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Neuroimage. 2003 Jun;19(2 Pt 1):402-11.

Impaired thalamocortical connectivity in humans during general-anesthetic-induced unconsciousness.

Author information

1
Department of Anesthesiology, University of California at Irvine, Irvine, CA 92868, USA.

Abstract

Whereas converging lines of evidence suggest that anesthetic-induced unconsciousness may result from disruption of functional interactions within neural networks involving the thalamus and cerebral cortex, the effects anesthetics have on human thalamocortical connectivity remain unexamined with current neuroimaging techniques. To address this issue we retrospectively analyzed positron emission tomography data from 11 volunteers scanned for regional cerebral glucose utilization (rCMRglu) when awake and again during isoflurane- (n = 6) or halothane- (n = 5) induced unconsciousness using statistical parametric mapping (SPM99) and structural equation modeling. A main effect analysis, contrasting awake and unconscious metabolic activity, localized a discrete region of the left va/vl thalamus whose relative rCMRglu activity was significantly suppressed (P < 0.05, corrected) during the unconscious state. To identify brain regions whose functional connectivity with this region of the thalamus was impaired during the unconscious state, a psychophysiological interaction analysis was performed. This analysis revealed effects predominantly in topographically related areas of the primary motor and supplementary motor association cortices. Structural equation modeling of a neuroanatomical network encompassing these empirically identified regions revealed significant state-related changes in effective connectivity (chi(2)diff (6)-15.88; P < 0.05) which primarily involved impairment of thalamocortical and corticocortical projections during the unconscious state. These findings support the hypothesis that a mechanistic component underlying general-anesthetic-induced unconsciousness involves disruption of functional interactions within thalamocortical neural networks.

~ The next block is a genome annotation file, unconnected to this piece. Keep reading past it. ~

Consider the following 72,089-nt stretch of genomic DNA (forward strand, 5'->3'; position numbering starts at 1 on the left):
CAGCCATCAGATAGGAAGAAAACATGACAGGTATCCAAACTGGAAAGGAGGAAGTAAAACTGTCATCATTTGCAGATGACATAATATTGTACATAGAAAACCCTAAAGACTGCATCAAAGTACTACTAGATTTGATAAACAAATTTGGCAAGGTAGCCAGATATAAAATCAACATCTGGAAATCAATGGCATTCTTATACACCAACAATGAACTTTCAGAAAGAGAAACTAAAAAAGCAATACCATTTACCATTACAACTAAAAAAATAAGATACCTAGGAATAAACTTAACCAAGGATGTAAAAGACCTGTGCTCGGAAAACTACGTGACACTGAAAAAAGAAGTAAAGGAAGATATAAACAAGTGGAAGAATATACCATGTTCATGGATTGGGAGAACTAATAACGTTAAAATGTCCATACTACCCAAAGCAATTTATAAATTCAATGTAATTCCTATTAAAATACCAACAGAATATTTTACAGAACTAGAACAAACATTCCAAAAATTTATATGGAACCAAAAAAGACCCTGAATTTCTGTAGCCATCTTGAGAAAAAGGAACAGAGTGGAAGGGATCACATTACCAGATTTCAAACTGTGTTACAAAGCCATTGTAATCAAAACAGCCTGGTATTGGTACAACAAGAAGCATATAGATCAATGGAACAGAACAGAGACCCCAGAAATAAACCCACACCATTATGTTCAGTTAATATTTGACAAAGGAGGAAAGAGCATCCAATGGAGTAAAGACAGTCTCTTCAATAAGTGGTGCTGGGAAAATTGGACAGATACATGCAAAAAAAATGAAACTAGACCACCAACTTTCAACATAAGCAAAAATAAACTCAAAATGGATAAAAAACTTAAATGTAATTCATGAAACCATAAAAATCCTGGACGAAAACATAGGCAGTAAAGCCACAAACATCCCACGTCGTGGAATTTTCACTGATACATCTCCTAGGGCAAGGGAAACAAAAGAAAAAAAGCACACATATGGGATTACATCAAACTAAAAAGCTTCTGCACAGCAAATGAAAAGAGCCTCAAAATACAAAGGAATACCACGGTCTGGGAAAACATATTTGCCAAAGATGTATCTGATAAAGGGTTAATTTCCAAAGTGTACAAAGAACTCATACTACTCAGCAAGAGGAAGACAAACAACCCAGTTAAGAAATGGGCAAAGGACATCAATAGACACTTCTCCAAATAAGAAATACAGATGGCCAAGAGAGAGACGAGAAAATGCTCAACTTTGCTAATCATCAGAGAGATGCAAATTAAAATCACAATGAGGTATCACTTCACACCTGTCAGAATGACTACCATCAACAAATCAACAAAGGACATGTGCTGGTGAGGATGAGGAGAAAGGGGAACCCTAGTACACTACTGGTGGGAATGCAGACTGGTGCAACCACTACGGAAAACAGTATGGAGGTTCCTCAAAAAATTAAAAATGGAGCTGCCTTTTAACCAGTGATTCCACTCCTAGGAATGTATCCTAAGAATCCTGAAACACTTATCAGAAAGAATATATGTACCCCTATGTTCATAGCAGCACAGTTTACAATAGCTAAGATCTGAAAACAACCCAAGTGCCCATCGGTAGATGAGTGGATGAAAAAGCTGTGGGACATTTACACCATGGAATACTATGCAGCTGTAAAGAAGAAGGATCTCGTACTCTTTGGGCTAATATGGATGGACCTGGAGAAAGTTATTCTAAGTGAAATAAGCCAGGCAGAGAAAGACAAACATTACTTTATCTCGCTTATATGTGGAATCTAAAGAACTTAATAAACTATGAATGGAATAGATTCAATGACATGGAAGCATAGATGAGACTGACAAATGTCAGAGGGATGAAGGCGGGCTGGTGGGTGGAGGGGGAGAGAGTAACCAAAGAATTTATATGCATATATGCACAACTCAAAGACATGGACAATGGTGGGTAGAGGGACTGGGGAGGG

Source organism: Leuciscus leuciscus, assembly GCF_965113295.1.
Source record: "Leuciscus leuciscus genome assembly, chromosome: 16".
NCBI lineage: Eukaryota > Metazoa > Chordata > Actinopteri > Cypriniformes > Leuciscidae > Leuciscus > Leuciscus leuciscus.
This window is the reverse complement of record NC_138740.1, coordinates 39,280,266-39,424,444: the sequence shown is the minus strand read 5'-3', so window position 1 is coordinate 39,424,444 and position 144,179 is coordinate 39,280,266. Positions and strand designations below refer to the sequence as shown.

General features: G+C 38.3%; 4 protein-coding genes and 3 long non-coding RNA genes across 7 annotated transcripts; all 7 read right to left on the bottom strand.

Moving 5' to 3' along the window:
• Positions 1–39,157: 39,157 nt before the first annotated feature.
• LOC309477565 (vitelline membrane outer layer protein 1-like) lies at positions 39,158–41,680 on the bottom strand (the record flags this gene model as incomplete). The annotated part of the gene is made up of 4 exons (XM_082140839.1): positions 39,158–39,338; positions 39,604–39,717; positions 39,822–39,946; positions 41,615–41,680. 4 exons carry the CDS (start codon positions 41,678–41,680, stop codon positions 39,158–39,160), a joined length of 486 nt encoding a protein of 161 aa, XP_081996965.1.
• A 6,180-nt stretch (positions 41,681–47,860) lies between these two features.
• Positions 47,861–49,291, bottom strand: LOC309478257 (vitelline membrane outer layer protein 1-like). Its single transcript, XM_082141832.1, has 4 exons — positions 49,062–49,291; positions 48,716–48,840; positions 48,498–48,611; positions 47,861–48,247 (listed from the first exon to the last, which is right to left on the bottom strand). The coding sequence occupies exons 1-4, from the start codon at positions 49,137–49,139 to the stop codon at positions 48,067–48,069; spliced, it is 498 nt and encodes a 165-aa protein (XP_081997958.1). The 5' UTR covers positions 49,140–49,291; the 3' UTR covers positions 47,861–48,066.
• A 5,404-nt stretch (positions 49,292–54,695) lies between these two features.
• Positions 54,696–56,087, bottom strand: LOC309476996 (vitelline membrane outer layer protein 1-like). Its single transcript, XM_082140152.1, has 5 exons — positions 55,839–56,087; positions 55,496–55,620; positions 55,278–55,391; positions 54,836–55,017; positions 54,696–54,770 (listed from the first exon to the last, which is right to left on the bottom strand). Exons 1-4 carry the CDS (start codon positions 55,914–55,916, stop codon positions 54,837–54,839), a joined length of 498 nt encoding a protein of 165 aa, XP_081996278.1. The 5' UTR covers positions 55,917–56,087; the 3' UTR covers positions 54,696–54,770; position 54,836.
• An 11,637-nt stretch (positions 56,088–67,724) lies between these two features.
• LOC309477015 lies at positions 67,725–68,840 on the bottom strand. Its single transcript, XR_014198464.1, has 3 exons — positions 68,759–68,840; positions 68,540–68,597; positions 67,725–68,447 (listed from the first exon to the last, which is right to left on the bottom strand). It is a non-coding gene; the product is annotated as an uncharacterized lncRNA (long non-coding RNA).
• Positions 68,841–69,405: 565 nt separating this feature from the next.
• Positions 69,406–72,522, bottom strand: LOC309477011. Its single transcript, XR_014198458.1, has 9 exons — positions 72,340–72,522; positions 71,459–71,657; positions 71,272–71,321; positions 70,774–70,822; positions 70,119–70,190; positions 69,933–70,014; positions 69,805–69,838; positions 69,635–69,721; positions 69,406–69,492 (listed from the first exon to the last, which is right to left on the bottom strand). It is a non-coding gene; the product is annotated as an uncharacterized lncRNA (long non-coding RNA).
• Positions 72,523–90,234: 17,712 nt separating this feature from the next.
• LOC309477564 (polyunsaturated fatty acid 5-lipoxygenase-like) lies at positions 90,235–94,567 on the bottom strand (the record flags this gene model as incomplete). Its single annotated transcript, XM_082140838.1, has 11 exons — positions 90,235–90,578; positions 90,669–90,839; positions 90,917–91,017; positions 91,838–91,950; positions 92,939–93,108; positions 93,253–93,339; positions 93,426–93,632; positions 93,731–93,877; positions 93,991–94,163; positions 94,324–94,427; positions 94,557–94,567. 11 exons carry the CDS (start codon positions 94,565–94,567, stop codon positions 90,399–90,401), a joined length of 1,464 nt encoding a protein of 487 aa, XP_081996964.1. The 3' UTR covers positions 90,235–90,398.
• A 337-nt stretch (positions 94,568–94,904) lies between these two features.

PMID:
12814589
DOI:
10.1016/s1053-8119(03)00103-4
[Indexed for MEDLINE]

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